Detection of Bacteria and Viruses with Fluorescent Nanotubes

A collaborative team of researchers hailing from Bochum, Duisburg, and Zurich has devised an innovative method for constructing modular optical sensors capable of detecting viruses and bacteria.
A collaborative team of researchers has devised an innovative method for constructing modular optical sensors capable of detecting viruses and bacteria. (Representational Image: Wikimedia commons)
A collaborative team of researchers has devised an innovative method for constructing modular optical sensors capable of detecting viruses and bacteria. (Representational Image: Wikimedia commons)

A collaborative team of researchers hailing from Bochum, Duisburg, and Zurich has devised an innovative method for constructing modular optical sensors capable of detecting viruses and bacteria. The key component in this approach is the use of fluorescent carbon nanotubes with a new type of DNA anchors, acting as molecular handles. These anchor structures facilitate the attachment of biological recognition units, such as antibodies or aptamers, to the nanotubes. Consequently, these recognition units can interact with bacterial or viral molecules present on the nanotubes, influencing their fluorescence and altering their brightness.

The team, led by Professor Sebastian Kruss, alongside Justus Metternich and four other colleagues from Ruhr University Bochum (Germany), the Fraunhofer Institute for Microelectronic Circuits and Systems, and the ETH Zurich, has shared their breakthrough findings in the Journal of the American Chemical Society. The publication was made available online on 27th June 2023.

A collaborative team of researchers has devised an innovative method for constructing modular optical sensors capable of detecting viruses and bacteria. (Representational Image: Wikimedia commons)
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Straightforward customisation of carbon nanotube biosensors

The research team utilized tubular nanosensors composed of carbon with a diameter of less than one nanometer. These carbon nanotubes exhibit light emission in the near-infrared range when subjected to visible light, a range invisible to the human eye but ideal for optical applications due to its reduced interference from other signals. Previous studies by Sebastian Kruss' team had already demonstrated how nanotube fluorescence could be manipulated for detecting vital biomolecules. Now, the focus was on customizing these carbon sensors to efficiently detect various target molecules.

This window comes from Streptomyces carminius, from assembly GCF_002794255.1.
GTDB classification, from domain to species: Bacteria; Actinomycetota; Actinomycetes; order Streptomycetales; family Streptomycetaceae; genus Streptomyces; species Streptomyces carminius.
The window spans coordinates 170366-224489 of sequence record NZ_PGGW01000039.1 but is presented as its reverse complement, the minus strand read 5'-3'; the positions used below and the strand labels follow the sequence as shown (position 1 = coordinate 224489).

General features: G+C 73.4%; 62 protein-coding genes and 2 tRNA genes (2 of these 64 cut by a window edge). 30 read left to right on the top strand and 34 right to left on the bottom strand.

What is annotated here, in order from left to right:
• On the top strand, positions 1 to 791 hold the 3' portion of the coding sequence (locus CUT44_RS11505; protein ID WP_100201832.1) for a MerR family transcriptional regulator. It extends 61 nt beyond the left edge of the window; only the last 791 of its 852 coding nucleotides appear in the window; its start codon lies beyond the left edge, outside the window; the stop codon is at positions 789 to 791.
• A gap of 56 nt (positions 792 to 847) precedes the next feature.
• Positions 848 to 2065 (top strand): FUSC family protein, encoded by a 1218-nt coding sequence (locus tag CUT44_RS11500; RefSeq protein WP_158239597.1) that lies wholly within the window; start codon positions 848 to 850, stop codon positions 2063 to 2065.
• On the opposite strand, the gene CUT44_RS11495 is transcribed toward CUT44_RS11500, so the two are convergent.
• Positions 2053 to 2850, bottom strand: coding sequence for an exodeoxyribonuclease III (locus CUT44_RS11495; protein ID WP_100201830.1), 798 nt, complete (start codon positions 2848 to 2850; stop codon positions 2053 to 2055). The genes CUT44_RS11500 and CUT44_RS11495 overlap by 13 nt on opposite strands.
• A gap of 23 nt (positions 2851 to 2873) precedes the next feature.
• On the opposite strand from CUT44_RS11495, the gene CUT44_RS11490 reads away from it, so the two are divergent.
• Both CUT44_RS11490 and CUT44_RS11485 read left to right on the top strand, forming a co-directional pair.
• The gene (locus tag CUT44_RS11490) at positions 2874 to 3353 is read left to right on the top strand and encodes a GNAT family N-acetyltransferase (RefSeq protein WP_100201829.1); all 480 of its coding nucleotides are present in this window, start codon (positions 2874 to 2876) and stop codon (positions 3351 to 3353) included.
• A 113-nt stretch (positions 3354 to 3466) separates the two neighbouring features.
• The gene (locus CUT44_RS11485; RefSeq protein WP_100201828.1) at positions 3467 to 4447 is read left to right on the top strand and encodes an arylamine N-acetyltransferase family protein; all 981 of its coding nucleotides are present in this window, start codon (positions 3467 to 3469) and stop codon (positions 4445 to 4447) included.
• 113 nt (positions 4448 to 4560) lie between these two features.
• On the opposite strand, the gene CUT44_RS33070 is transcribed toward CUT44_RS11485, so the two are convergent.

The key to their success lay in DNA structures featuring guanine quantum defects. These structures involved linking DNA bases to the nanotubes, creating defects in the nanotube's crystal structure. Consequently, the fluorescence of the nanotubes underwent quantum-level changes. Additionally, these defects acted as molecular handles, enabling the introduction of a detection unit that could be tailored to specific target molecules, facilitating the identification of particular viral or bacterial proteins. Sebastian Kruss aptly describes the assembly of such a sensor as akin to a system of building blocks, except on a scale where individual parts are 100,000 times smaller than a human hair.

The research team utilized tubular nanosensors composed of carbon with a diameter of less than one nanometer. These carbon nanotubes exhibit light emission in the near-infrared range when subjected to visible light, a range invisible to the human eye but ideal for optical applications due to its reduced interference from other signals. (Representational Image: Wikimedia Commons)
The research team utilized tubular nanosensors composed of carbon with a diameter of less than one nanometer. These carbon nanotubes exhibit light emission in the near-infrared range when subjected to visible light, a range invisible to the human eye but ideal for optical applications due to its reduced interference from other signals. (Representational Image: Wikimedia Commons)

Sensor identify different bacterial and viral targets

The research team demonstrated the novel sensor concept using the SARS-CoV-2 spike protein as a case study. For this purpose, they employed aptamers capable of binding specifically to the SARS-CoV-2 spike protein. Justus Metternich explains that aptamers are structured DNA or RNA strands that exhibit selective binding to proteins. The researchers also suggested the possibility of extending this concept to include antibodies or other types of detection units.

The fluorescent sensors exhibited a high level of accuracy in detecting the presence of the SARS-CoV-2 protein. Sensors with guanine quantum defects displayed superior selectivity compared to those without such defects. Additionally, sensors with guanine quantum defects demonstrated increased stability in solution, which is advantageous for diagnostic applications that involve measurements in complex environments, such as with cells, in the bloodstream, or within the organism itself. Sebastian Kruss, heading the Functional Interfaces and Biosystems Group at Ruhr University Bochum and affiliated with the Ruhr Explores Solvation Cluster of Excellence (RESOLV) and the International Graduate School of Neuroscience, emphasized the significance of this stability for advanced diagnostic purposes. (NGN/NW)

A collaborative team of researchers has devised an innovative method for constructing modular optical sensors capable of detecting viruses and bacteria. (Representational Image: Wikimedia commons)
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